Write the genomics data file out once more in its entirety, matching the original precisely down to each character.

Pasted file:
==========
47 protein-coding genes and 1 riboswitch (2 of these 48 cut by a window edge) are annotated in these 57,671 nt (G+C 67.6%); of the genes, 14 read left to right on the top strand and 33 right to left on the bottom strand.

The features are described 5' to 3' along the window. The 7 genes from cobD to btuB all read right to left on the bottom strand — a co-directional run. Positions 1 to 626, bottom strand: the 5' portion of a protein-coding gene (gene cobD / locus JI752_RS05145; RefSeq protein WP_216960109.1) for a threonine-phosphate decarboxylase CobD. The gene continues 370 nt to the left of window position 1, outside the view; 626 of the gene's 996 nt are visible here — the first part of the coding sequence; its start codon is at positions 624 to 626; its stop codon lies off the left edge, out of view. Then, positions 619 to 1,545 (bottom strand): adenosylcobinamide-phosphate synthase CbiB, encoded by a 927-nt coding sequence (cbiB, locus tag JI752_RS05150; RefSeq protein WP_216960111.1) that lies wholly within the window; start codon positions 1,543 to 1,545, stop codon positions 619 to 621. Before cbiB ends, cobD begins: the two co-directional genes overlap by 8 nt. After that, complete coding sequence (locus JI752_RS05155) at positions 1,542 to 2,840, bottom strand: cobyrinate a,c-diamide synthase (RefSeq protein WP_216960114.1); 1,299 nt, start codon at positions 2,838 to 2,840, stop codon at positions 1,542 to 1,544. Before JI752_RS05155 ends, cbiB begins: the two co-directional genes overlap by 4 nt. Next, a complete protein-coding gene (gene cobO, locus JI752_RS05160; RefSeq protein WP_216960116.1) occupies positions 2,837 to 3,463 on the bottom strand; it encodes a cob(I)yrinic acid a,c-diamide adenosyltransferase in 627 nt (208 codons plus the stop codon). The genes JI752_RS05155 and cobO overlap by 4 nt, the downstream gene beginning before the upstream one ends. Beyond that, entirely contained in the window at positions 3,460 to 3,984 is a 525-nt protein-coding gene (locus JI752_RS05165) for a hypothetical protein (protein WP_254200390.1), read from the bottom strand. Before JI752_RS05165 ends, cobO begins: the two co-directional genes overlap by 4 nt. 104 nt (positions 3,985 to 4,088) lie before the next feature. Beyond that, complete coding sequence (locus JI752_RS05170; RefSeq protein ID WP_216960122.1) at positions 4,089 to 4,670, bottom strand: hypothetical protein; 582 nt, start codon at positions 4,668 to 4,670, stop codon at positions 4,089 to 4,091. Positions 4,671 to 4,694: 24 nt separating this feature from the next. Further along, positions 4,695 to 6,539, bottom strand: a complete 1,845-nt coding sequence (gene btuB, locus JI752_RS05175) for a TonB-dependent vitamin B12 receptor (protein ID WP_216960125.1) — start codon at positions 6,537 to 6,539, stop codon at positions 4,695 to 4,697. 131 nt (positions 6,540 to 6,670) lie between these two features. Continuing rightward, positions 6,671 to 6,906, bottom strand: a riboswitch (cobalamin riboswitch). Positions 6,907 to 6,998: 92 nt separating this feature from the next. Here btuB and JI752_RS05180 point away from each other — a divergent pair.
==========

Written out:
47 protein-coding genes and 1 riboswitch (2 of these 48 cut by a window edge) are annotated in these 57,671 nt (G+C 67.6%); of the genes, 14 read left to right on the top strand and 33 right to left on the bottom strand.

The features are described 5' to 3' along the window. The 7 genes from cobD to btuB all read right to left on the bottom strand — a co-directional run. Positions 1 to 626, bottom strand: the 5' portion of a protein-coding gene (gene cobD / locus JI752_RS05145; RefSeq protein WP_216960109.1) for a threonine-phosphate decarboxylase CobD. The gene continues 370 nt to the left of window position 1, outside the view; 626 of the gene's 996 nt are visible here — the first part of the coding sequence; its start codon is at positions 624 to 626; its stop codon lies off the left edge, out of view. Then, positions 619 to 1,545 (bottom strand): adenosylcobinamide-phosphate synthase CbiB, encoded by a 927-nt coding sequence (cbiB, locus tag JI752_RS05150; RefSeq protein WP_216960111.1) that lies wholly within the window; start codon positions 1,543 to 1,545, stop codon positions 619 to 621. Before cbiB ends, cobD begins: the two co-directional genes overlap by 8 nt. After that, complete coding sequence (locus JI752_RS05155) at positions 1,542 to 2,840, bottom strand: cobyrinate a,c-diamide synthase (RefSeq protein WP_216960114.1); 1,299 nt, start codon at positions 2,838 to 2,840, stop codon at positions 1,542 to 1,544. Before JI752_RS05155 ends, cbiB begins: the two co-directional genes overlap by 4 nt. Next, a complete protein-coding gene (gene cobO, locus JI752_RS05160; RefSeq protein WP_216960116.1) occupies positions 2,837 to 3,463 on the bottom strand; it encodes a cob(I)yrinic acid a,c-diamide adenosyltransferase in 627 nt (208 codons plus the stop codon). The genes JI752_RS05155 and cobO overlap by 4 nt, the downstream gene beginning before the upstream one ends. Beyond that, entirely contained in the window at positions 3,460 to 3,984 is a 525-nt protein-coding gene (locus JI752_RS05165) for a hypothetical protein (protein WP_254200390.1), read from the bottom strand. Before JI752_RS05165 ends, cobO begins: the two co-directional genes overlap by 4 nt. 104 nt (positions 3,985 to 4,088) lie before the next feature. Beyond that, complete coding sequence (locus JI752_RS05170; RefSeq protein ID WP_216960122.1) at positions 4,089 to 4,670, bottom strand: hypothetical protein; 582 nt, start codon at positions 4,668 to 4,670, stop codon at positions 4,089 to 4,091. Positions 4,671 to 4,694: 24 nt separating this feature from the next. Further along, positions 4,695 to 6,539, bottom strand: a complete 1,845-nt coding sequence (gene btuB, locus JI752_RS05175) for a TonB-dependent vitamin B12 receptor (protein ID WP_216960125.1) — start codon at positions 6,537 to 6,539, stop codon at positions 4,695 to 4,697. 131 nt (positions 6,540 to 6,670) lie between these two features. Continuing rightward, positions 6,671 to 6,906, bottom strand: a riboswitch (cobalamin riboswitch). Positions 6,907 to 6,998: 92 nt separating this feature from the next. Here btuB and JI752_RS05180 point away from each other — a divergent pair.